Do You Strew?

As I waited for my three-year-old to arrive home from a play date, I stood and surveyed my surroundings. The room was a little disorganized, but corralling my daughter’s baby dolls and shelving last night’s books was not on my radar. Rather, I was looking for seeds of curiosity I could plant to pique her interest when she returned. I was searching for items to strew.

Strewing is scattering interesting objects throughout your child’s environment for him or her to discover.

I topped the art table with fresh paper and finger paints and placed an assortment of stray magnets and wooden letter blocks with animals and their Spanish names on the coffee table. Then, I set the big animal encyclopedia on an end table, recalling how proud I’d been when my daughter correctly identified the brown creature on the cover as a honey badger, while I had to flip to the B’s to be sure she was correct. Finally, I completed the strewing by placing the ingredients for a trifle recipe on the kitchen table.

It may sound like a lot of work, but when you’re the one who always knows which bin houses the rubber creepy-crawlies and the last known location of the hairbrush, you can strew your child’s environment with interesting odds and ends quickly, and differently, every time.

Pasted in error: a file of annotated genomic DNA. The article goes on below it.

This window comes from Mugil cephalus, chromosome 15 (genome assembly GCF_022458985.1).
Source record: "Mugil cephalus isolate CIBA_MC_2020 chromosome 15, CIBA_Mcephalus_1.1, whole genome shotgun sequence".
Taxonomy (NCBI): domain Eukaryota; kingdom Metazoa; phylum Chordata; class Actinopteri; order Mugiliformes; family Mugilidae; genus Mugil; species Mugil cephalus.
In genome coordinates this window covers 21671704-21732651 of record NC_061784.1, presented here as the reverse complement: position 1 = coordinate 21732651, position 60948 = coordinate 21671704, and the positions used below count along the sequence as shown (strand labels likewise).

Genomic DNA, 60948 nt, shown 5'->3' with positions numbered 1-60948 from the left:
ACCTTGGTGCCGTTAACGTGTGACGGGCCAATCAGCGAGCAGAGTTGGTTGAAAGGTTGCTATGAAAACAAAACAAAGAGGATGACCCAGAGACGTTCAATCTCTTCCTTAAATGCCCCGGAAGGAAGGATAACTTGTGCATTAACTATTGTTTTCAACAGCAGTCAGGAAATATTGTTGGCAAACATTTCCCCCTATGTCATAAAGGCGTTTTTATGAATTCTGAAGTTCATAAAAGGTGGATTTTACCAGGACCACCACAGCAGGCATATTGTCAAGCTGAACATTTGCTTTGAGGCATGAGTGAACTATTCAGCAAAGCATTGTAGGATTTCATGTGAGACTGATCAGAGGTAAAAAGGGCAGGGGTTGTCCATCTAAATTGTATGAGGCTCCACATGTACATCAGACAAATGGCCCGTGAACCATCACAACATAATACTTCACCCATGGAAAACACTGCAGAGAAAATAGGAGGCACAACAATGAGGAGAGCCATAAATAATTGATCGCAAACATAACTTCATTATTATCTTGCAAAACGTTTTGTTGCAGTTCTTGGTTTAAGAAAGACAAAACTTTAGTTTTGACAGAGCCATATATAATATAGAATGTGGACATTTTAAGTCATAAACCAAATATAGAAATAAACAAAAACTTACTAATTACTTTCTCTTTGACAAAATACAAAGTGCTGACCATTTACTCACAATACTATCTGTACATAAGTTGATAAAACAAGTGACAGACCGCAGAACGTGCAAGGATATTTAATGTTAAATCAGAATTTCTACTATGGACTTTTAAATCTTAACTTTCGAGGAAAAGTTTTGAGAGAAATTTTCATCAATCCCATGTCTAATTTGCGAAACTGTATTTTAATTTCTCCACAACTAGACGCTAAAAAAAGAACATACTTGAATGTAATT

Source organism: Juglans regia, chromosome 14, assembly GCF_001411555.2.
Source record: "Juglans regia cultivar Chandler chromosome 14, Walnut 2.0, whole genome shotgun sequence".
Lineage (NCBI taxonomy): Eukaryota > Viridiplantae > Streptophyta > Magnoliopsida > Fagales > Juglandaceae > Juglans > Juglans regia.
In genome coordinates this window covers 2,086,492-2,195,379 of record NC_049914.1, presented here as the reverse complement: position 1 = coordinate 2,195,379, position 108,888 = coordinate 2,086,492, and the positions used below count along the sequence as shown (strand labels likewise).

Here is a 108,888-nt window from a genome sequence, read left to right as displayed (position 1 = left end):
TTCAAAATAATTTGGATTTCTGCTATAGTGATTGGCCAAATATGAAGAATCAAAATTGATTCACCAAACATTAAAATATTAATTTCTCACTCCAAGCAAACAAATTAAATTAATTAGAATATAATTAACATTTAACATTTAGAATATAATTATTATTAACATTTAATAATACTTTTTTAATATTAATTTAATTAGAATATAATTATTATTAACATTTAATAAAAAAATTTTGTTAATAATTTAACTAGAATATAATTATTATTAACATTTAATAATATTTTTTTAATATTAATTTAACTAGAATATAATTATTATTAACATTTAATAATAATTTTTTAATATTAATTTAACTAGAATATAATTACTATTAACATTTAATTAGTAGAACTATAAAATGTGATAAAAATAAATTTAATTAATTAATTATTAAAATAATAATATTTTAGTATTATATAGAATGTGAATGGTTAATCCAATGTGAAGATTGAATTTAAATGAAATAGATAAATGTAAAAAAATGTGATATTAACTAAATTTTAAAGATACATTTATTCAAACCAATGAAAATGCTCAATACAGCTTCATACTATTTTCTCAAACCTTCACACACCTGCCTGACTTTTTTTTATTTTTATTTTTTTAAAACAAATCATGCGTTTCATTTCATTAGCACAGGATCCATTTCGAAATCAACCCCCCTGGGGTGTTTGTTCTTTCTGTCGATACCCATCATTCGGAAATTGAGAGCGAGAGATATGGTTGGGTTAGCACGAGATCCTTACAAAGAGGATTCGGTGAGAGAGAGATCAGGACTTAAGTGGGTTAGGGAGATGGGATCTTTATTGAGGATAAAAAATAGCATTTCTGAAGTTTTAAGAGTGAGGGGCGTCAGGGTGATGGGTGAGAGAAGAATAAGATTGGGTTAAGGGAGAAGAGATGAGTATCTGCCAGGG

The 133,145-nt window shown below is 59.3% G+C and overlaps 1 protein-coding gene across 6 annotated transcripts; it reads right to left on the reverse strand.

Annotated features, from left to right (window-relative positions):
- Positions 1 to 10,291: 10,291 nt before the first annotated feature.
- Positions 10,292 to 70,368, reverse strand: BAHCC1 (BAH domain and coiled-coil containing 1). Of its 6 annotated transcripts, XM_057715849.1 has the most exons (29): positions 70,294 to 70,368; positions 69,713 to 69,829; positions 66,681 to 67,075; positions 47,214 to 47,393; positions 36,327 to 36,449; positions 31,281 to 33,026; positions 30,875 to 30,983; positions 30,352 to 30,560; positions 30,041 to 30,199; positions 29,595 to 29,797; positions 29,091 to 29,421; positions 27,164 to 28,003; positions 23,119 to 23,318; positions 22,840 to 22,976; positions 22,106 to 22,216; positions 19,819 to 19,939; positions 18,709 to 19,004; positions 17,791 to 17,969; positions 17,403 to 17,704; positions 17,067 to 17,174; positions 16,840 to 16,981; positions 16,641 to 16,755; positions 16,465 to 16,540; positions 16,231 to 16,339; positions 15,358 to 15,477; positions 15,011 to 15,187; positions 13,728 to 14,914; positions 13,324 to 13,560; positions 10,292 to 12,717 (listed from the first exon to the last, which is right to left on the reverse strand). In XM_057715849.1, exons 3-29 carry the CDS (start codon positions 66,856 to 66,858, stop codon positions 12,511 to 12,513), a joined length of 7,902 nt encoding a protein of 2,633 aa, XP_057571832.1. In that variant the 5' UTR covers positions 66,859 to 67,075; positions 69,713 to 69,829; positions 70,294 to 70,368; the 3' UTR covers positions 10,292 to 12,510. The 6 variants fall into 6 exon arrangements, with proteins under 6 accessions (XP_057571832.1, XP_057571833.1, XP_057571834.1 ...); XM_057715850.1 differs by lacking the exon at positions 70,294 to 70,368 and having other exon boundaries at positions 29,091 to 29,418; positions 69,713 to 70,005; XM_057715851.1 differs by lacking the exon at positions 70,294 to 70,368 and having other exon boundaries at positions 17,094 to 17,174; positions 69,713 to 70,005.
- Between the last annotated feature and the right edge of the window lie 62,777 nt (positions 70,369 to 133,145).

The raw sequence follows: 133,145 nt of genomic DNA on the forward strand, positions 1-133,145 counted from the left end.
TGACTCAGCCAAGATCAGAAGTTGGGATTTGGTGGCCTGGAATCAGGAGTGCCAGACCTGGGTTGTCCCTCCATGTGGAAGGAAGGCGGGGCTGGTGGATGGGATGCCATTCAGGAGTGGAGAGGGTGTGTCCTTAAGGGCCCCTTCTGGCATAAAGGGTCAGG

Sandra Dodd, who coined the term “strewing,” suggests things with tactile elements (for example, fuzzy, furry, slippery, or gummy), print-outs, and even food.

To strew your homeschool student’s environment, leave several items lying around the house. They don’t need to be educational, just interesting. Also, be sure to let your child find the items. If your child does gravitate toward your “seeds,” your mission was a success.

Examples of Items to Strew
• Pattern or castle blocks
• Magnets
• Prism
• Cartoons cut out from a newspaper
• Rocks or marbles
• Postcards or maps
• Card game
• Travel magazine or brochure
• Small basket of craft stuff
• Telephone book or dictionary
• Old coins or notes, or foreign money
• Leaves, flowers, twigs, acorns, pebbles, or shells
• Oddly shaped vegetables, bunches of herbs, jars of beans, or an unusual fruit
• Old watch or clock with the back off
• Artwork the child created when he/she was younger
• Container of sand, flour, or coffee grounds
• Small bowls of snacks
• Stamps or stickers
• Sundial or thermometer
• Modeling clay

Do you strew with your child? If you do strew, what items have been a hit with your homeschooler?